Looks like women are finally getting honored for their monumental achievements in both American and New York City history thanks to two initiatives pushing for more female representation in the city’s statues. The Elizabeth Cady Stanton and Susan B. Anthony Statue Fund and She Built NYC are setting precedents for bringing permanent public works depicting women to the streets in monument form. Last month, The Elizabeth Cady Stanton and Susan B. Anthony Statue Fund announced the winning design for an upcoming statue of the famed female suffragettes by sculptor Meredith Bergmann, whose piece will be erected in the park on August 26, 2020, just in time for the centennial anniversary of the establishment of women’s right to vote. Gothamist reported that the statue will showcase the figures cast in bronze and writing out arguments for women's rights on an elongated scroll. The pair is well-known for penning the lady’s liberation paper, The Revolution, which ran in print from 1868 to 1872. According to Gothamist, the organization said in a press release that they’re proud “to have broken the bronze ceiling to finally start the creation of the first statue of REAL women in Central Park’s 164-year history.” A monument for the women's suffrage movement has been in planning for several years. A request for proposals went out last November, to which 90 sculptors submitted designs. As Bergman's chosen design awaits approval by the New York Public Design Commission, a model of the statue is on view at the New York Historical Society through August 26. Another program helping to elevate women’s historical contributions to New York is She Built NYC, a new advisory panel put together by the De Blasio administration that’s dedicated to preserving and highlighting female figures in New York from 20 years ago or more. Through the City's Percent for Art program, She Built NYC will select nominated figures for public works projects to go up over the next four years. This fall, the panel will vote on the first submitted nominations, which were collected during an open call this summer. The Department of Cultural Affairs has already committed up to $10 million for these new public monuments. The chosen subject and site of the first project will be announced in January. “There are big gaps in our City’s public art, with few statues of women, trans, and gender nonconforming people,” said First Lady Chirlane McCray in a press release. “The message that lack of representation sends is that these people have no value and did not make contributions to our city. This first step we are taking will help us more accurately show the diversity in the people who helped make New York City so great.” The upcoming Elizabeth C. Stanton and Susan B. Anthony statue will mark the sixth statue in all of New York depicting a female historical figure. The others depict Joan of Arc, Golda Meir, Gertrude Stein, Eleanor Roosevelt, and Harriet Tubman. It will also be the first statue in Central Park’s 840 acres to honor real women. The other 23 statues are of men while the only two female statues are fictional characters Juliet and Alice in Wonderland.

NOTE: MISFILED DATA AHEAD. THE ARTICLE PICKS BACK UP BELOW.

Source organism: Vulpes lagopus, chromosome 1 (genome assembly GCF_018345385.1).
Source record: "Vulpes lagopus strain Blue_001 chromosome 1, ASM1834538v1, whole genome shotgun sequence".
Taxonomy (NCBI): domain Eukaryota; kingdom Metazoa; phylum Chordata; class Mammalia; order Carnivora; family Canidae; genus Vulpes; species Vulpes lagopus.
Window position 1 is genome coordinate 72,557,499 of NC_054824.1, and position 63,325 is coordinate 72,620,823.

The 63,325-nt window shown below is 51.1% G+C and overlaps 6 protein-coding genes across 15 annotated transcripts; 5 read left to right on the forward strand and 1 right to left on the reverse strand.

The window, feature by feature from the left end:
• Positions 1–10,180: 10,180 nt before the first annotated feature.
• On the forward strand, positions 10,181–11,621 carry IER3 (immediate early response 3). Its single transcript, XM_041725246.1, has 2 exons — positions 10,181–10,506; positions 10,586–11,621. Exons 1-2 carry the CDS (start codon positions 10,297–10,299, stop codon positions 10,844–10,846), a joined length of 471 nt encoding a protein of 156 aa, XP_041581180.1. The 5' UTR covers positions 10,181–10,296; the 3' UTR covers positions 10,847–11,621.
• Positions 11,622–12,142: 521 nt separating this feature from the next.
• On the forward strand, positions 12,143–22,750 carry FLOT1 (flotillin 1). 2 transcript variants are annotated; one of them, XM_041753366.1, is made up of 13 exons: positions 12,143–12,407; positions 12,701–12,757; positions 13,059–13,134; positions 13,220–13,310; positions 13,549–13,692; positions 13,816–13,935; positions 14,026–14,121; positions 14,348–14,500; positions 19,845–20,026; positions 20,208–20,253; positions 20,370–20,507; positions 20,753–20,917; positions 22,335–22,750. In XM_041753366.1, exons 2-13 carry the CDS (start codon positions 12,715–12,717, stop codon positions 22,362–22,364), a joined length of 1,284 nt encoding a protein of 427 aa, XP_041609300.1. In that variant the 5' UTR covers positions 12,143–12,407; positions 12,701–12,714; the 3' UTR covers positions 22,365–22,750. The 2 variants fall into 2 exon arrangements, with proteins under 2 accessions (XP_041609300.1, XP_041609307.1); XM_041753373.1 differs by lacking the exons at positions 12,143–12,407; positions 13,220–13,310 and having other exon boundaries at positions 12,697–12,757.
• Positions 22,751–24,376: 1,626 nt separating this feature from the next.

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It’s been nearly 100 years since the 1915 Panama-California Exposition, the world’s fair celebrating the opening of the Panama Canal, was held in San Diego. In preparation for the centennial, AIA San Diego and the San Diego Museum of Art recently held an ideas competition for improvements to Balboa Park, the site of the fair. The 1,200-acre park is home to a number of museums and other cultural facilities, including the San Diego Air & Space Museum, the San Diego Art Institute, the San Diego Natural History Museum, and the San Diego Museum of Art, plus cultivated gardens and family-friendly amusements. The Balboa Park Centennial Gateway Competition received 44 entries from both professional and non-professional designers. The jury met December 7th to award five merit prizes and two top-place awards. “Overall, the jury was impressed by the quality of the presentations and the renderings and grateful for the time and effort expended on their preparation,” an AIA San Diego press release stated. The five entries earning special recognition from the jury included two transit-oriented designs. A submission from San Diego Historic Streetcars showcased that organization’s ongoing efforts to bring streetcars back to the city, while a team from Place Architecture proposed an elevated tramway connecting Balboa Park to the waterfront and Petco Park. The three other merit-award winners were “P.R.A.D.O,” from Di Donato Associates; “Balboa Park Experience,” from NewSchool of Architecture + Design, and “Soaring Above,” from a team led by Jonathan Chau. In a modern take on City Beautiful logic, “P.R.A.D.O.” features a series of architectural monuments placed throughout the park, with a covered pedestrian walkway along its eastern edge framing views of the city beyond. “Balboa Park Experience,” which the press release called a “surprising green solution,” threads a linear park under and around the freeway entrance to the south end of the park. “Soaring Above” envisions a network of towers orienting visitors within the park, and offering elevated viewpoints in and around the green space. The People’s Choice Award, selected by visitors to theSan Diego Museum of Art, was “Reflections” by Jeffrey Taitano, a student of NewSchool of Architecture + Design. Taitano proposed the installation of a large abstracted gate at the park’s entrance, with other park elements—including event boards and bus stops—built to match the main structure’s minimalist aesthetic. The Balboa Park Centennial Gateway Competition jury awarded the second-place prize to “Hillcrest Fruit Farm,” from an undergraduate team at NewSchool of Architecture + Design. The submission imagines the creation of a fruit orchard along the northern boundary of Balboa Park, paying homage to horticulturist Kate Sessions as well as landscape architect Samuel Parson’s vision for the park as the city’s food producer. Finally, the jury split the first-place award three ways, recognizing elements of submissions from De Bartolo + Rimanic Design Studio (“Gateway of Connectivity”), domusstudio architecture (“Park the Dump/Dump the Cars”), and N. Looney Architecture (“Park Boulevard is not an Edge”). “While the Jury felt that each had individual flaws,” the press release explained, “collectively they captured important goals for the Park.” “Park the Dump/Dump the Cars” and “Park Boulevard is not an Edge” both addressed the disposition of the former landfill within Balboa Park, as well as the reabsorption of land currently used for parking. All three winners emphasized the need for to better connect the park and neighboring communities.